Over 27,000 Sign Care2 Petition Calling on California to Do More to Help Marijuana Convicts Expunge Records

mg magazine

Recreational marijuana became legal in California Jan. 1. But many in the state still have criminal records or are in jail because of the substance.

CALIFORNIA — After recreational marijuana officially became legal in California on Jan. 1, a Care2 petition is calling on the state to do more to ensure people convicted of marijuana offenses can have their records expunged. A Care2 petition asking the California Department of Corrections and Rehabilitation (CDCR) and Attorney General Xavier Becerra to alert all prisoners and convicts that they can have their marijuana convictions reviewed has gathered over 27,000 signatures.
A provision in the new law offers those convicted of marijuana-related “crimes” the chance to have their records cleared or the charges sharply reduced. Yet thousands of people are still sitting in prison for marijuana-related crimes, and many people with crimes on their record don’t know that they can have their records expunged.
Defense lawyers told The Washington Post that the state has put little effort into letting people know they can have their cases reviewed. Most hear through word of mouth or social media.
Care2 petition author Julie Mastrine, a San Francisco resident, points out marijuana convictions can make it difficult for people to get hired, and the hardship disproportionately affects low-income people of color, who are more likely to be arrested for drug-related crimes.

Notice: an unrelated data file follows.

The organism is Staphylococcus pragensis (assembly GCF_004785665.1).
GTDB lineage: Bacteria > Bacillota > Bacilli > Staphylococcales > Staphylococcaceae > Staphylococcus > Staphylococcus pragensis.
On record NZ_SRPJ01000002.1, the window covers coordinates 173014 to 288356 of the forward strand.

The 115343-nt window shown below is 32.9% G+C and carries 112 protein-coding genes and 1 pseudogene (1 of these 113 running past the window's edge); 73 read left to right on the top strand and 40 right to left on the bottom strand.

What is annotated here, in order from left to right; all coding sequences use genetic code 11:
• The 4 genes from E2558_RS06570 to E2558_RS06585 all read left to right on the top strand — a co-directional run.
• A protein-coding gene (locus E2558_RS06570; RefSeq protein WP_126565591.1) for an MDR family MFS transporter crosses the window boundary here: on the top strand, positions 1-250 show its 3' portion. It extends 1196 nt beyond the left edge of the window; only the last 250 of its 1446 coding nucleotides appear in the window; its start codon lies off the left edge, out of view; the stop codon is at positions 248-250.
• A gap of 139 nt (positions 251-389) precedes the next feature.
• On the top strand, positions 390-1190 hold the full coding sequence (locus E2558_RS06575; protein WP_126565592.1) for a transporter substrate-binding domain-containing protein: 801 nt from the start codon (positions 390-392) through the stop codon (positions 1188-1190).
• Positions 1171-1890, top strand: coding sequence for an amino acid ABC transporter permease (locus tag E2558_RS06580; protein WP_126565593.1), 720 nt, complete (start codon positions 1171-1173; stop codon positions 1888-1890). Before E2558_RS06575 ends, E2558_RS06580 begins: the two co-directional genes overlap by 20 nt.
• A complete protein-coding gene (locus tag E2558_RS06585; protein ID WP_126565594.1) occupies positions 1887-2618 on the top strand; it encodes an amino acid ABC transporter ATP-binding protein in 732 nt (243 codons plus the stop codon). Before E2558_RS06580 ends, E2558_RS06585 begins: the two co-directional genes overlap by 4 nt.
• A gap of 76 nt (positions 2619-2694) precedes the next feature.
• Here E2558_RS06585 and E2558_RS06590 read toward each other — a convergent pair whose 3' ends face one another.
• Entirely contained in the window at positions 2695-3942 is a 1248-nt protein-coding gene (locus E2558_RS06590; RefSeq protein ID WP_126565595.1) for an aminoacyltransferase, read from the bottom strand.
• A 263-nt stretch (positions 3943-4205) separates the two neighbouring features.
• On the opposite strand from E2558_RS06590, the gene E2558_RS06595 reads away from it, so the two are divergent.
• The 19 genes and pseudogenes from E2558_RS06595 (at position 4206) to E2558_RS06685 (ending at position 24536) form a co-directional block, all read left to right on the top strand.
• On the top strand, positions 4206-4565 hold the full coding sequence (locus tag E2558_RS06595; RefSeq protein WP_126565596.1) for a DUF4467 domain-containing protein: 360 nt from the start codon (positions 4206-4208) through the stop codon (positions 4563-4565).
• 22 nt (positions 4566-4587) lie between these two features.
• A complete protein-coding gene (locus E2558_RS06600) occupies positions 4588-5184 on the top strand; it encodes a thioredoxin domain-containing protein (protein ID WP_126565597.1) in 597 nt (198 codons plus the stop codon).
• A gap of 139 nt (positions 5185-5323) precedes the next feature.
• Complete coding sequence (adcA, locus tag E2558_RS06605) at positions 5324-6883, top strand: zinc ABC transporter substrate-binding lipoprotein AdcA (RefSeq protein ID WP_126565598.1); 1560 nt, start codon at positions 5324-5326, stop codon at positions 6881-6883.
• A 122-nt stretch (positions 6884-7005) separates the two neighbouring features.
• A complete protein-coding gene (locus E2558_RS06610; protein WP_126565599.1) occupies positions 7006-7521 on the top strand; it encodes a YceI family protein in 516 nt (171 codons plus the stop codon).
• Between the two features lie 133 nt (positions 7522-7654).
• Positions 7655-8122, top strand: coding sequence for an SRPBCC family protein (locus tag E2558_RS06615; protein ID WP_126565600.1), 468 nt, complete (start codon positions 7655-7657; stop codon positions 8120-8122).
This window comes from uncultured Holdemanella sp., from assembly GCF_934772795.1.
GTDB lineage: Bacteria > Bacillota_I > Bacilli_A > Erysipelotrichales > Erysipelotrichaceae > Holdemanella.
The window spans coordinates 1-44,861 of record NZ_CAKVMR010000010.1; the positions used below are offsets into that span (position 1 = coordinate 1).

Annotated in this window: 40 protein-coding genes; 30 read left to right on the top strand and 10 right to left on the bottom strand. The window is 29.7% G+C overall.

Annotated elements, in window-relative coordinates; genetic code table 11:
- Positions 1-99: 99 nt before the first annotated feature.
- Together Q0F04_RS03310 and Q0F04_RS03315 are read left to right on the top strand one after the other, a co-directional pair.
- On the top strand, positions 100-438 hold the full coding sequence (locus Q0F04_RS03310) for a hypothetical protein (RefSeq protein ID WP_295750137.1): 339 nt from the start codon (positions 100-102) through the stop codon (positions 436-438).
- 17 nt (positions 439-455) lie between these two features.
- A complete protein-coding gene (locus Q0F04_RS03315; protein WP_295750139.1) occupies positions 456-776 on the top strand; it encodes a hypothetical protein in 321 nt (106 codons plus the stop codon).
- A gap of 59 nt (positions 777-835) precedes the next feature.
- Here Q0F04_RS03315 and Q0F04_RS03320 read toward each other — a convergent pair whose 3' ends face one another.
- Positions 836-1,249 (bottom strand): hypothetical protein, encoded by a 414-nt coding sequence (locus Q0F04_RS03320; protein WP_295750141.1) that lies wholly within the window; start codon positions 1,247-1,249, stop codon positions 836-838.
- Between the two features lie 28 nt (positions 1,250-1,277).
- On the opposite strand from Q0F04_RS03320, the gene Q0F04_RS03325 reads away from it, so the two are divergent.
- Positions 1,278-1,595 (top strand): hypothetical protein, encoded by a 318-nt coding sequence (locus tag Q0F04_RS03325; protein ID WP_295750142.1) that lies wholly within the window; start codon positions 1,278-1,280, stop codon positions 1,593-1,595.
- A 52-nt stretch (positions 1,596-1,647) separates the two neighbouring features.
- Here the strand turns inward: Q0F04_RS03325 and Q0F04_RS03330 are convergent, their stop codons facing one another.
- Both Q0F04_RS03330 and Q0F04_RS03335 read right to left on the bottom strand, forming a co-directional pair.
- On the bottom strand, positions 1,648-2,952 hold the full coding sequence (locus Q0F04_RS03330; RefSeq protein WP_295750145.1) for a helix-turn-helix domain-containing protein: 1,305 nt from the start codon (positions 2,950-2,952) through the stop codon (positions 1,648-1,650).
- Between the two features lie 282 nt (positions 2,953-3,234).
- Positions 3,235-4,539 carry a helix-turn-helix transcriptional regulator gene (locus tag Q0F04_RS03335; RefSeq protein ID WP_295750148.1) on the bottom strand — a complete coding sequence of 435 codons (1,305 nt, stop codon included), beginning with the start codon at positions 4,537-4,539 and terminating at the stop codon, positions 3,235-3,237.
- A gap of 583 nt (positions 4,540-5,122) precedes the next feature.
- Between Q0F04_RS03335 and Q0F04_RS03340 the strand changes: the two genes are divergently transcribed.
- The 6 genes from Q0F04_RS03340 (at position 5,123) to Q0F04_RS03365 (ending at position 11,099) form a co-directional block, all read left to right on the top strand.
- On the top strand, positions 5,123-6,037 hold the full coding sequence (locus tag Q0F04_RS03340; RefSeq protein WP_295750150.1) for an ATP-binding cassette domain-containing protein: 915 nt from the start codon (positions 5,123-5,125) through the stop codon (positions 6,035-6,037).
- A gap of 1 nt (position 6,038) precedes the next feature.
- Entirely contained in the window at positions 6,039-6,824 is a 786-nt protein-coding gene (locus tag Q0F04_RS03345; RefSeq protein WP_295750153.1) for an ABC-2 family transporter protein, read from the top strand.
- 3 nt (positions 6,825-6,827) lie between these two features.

“We need the CDCR and Attorney General to dedicate resources to alerting prisoners and convicts that they can have their marijuana convictions reviewed,” Mastrine said. “Prohibition may be over for most Californians, but it is still affecting the lives of those convicted of marijuana-related crimes, preventing them from getting jobs and in some cases, keeping them imprisoned.”
According to Drug Policy Alliance, there were 500,000 arrests for marijuana offenses in California in the past 10 years, and up to a million people may have convictions on their records that can be reviewed or expunged.
“The state created this mess,” Mastrine said, “now it’s time to fix it.”